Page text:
Do not remove the print from the build platform until the object is cooled/hardened (as HIPS remains pliable when heat bed is still hot).
Fabsterdam.com Posted on 10 December 2014 at 14:19
High-Impact PolyStyrene (HIPS) is one of the less known 3d-printing materials. Most people that have heard of it know it as a dissolvable support material used in combination with ABS, because it dissolves in d-limonene (and ABS does not). It is not frequently used as a printing material in itself.
The guys from Formfutura want to change that because they believe that EasyFil™ HIPS could be a very nice primary printing material. They are bringing out a line of EasyFil™ HIPS filaments in 1.75mm and 2.85 mm diameters, at the moment only in white but black, red and gray are planned. They asked us to test a spool of their 2.85mm EasyFil™ HIPS White and see how it compares to ABS and PLA. We wanted to look at a number of characteristics: extruder temperature, print bed, warping, quality and ‘smoothability’ (i.e., can EasyFil™ HIPS be vapor-smoothed like ABS with Acetone).
EasyFil™ HIPS requires a fairly high extruder temperature. We tried 210ºC, 225ºC and 235ºC. At 210ºC, extrusion was uneven and clotty, typical signs of too low a temperature. At 225ºC extrusion was better but inter-layer adhesion was poor: one of our test prints broke in two during printing. Both of these problems disappeared at 235ºC: the filament extruded smoothly and the layers held together strongly. Bridging worked very well at this temperature as well.
While the relatively high minimum extruder temperature may be a problem for some hot-ends, it is still in the safe range for most (e.g., our Budaschnozzle can be used up to 240ºC). An advantage of the higher melting temperature of EasyFil™ HIPS vs. PLA could be that the printed part can be used close to a heat source, for instance as extruder parts.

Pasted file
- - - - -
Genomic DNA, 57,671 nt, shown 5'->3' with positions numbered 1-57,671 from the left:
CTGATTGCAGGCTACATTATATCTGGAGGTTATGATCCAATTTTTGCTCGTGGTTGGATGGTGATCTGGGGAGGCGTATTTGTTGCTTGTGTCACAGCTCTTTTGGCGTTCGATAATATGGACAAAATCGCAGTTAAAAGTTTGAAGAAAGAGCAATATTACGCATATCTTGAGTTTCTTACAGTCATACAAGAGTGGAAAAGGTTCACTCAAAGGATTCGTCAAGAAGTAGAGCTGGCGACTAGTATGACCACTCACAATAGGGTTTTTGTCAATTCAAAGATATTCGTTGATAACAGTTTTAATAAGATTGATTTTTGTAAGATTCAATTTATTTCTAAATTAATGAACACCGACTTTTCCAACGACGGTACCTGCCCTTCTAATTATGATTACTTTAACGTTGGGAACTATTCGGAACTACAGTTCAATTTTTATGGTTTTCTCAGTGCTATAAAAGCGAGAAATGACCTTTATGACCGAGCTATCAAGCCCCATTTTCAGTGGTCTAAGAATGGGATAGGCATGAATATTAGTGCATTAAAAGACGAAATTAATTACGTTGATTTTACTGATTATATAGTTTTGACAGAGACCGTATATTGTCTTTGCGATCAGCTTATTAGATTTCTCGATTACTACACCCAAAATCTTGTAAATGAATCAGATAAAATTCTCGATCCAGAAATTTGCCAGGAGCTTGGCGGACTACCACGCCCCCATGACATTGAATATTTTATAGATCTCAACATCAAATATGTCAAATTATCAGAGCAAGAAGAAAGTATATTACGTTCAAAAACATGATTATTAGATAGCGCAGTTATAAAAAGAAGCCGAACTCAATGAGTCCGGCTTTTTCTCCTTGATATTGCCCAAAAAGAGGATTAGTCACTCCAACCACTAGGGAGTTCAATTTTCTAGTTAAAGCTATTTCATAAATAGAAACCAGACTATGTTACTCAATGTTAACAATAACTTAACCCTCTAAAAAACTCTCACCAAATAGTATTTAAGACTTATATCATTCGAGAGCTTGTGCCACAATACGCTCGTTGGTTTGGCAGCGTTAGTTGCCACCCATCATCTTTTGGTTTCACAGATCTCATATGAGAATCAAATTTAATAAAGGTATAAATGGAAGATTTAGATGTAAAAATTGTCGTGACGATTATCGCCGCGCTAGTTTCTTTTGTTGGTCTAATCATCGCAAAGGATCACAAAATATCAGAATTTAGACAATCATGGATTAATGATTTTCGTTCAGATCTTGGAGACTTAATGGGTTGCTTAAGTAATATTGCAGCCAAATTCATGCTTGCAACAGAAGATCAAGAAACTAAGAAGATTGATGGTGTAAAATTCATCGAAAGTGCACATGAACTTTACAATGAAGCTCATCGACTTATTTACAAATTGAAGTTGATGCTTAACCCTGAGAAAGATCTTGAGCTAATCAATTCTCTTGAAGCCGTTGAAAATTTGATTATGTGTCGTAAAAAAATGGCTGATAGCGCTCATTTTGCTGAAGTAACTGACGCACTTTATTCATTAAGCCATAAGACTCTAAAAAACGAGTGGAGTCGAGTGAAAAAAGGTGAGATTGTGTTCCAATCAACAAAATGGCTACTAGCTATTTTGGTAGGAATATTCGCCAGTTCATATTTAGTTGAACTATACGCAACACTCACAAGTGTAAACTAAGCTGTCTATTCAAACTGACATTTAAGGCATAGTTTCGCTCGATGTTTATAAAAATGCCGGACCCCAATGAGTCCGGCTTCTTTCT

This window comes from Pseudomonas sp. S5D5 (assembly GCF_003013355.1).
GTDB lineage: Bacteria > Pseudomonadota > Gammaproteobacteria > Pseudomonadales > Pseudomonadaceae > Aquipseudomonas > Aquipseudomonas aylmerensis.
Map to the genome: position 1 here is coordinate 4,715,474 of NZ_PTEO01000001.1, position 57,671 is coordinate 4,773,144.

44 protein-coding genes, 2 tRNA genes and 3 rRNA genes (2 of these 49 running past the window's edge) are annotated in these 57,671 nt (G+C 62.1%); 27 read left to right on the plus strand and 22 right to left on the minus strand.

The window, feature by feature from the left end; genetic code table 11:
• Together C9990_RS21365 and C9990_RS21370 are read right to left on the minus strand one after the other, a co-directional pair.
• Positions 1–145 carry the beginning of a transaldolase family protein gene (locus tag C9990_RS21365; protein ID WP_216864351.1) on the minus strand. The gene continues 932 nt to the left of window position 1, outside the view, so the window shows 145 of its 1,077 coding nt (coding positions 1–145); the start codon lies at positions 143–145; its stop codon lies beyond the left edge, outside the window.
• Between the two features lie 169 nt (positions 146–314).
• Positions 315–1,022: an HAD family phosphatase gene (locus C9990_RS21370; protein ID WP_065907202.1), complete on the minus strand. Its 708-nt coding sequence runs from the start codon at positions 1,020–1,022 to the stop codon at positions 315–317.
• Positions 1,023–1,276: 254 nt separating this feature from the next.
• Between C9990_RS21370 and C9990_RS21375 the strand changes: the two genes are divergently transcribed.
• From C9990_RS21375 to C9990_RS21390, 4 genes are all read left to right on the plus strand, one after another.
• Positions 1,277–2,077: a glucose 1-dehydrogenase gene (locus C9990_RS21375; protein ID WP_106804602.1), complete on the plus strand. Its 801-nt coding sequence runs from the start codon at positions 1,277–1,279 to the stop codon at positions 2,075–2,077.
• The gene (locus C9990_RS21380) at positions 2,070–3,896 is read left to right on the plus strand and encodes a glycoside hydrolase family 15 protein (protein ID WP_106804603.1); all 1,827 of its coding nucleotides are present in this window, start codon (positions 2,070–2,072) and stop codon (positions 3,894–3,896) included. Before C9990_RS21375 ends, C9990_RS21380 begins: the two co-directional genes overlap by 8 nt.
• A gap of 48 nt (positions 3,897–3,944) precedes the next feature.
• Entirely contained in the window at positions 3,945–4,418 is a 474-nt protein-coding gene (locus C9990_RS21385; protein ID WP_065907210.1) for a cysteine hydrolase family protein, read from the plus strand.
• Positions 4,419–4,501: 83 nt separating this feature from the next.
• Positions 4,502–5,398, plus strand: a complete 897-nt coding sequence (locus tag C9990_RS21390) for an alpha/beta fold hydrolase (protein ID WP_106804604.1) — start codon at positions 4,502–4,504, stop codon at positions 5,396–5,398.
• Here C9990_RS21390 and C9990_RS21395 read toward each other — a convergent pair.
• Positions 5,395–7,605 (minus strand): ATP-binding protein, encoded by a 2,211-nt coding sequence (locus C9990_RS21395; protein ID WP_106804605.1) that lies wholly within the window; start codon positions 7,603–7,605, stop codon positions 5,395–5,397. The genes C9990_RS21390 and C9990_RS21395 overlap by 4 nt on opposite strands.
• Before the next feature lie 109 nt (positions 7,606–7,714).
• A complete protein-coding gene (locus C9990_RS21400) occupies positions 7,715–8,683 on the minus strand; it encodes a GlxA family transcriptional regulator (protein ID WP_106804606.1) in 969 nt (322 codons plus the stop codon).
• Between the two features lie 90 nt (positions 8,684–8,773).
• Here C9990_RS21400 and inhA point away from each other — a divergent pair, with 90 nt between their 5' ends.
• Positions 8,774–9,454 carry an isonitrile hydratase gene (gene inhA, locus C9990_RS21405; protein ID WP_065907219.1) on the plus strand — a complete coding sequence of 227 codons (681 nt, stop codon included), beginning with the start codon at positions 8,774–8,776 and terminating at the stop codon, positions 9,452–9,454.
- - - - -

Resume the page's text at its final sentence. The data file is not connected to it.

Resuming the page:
EasyFil™ HIPS sticks perfectly to the BuildTak sheets at a heated bed temperature of 110ºC. This is the setup we use for ABS so we expected it to work for EasyFil™ HIPS as well. But we were happy to discover that EasyFil™ HIPS also sticks very well to bare Kapton tape at a bed temperature of 90ºC (unlike ABS, which we’ve only gotten to stick reliably on BuidTak or ABS-juice). Furthermore, after cooling down to room temperature, the prints pop off very easily, almost by themselves. The possibility to print on untreated Kapton tape is definitely a plus of EasyFil™ HIPS over ABS.
One of the problems we (and many with us) have seen with ABS is thermal cracks: the layers contract while cooling too quickly and break apart. With EasyFil™ HIPS, we did not have any cracking whatsoever, it appears to not shrink much at all. This is a clear win of EasyFil™ HIPS over ABS. In another print, we saw some light corner lifting with EasyFil™ HIPS but that was likely due to poor bed levelling.
One of the things that immediately stood out is the whiteness of the EasyFil™ HIPS filament. It is a much brighter white than we have seen in ABS or PLA. This makes it perfect for printing… snowmen. EasyFil™ HIPS prints are much lighter than the same object in PLA (about ⅔ of the weight). Although we didn’t do any testing, the prints seem mechanically similar to ABS: more flexible and less rigid/brittle than PLA.
One of the properties that makes ABS our favorite over PLA is the possibility to use acetone vapor to smooth and strengthen the object. We have done this a number of times in the past; all of our printers’ ABS parts are smoothed and they are much more durable than untreated ones. EasyFil™ HIPS is dissolvable in d-limonene but since it is ‘related‘ to ABS we thought that perhaps we could acetone-vapor smooth EasyFil™ HIPS as well. As it turns out, EasyFil™ HIPS can be acetone-smoothed like ABS! The piece does not only look better but it is a lot stronger as well because the printing layers have fused together. We were very happy with this result because (combined with the much lower shrinkage) it means that ABS just got a serious competitor for use as a material for 3d-printed mechanical parts.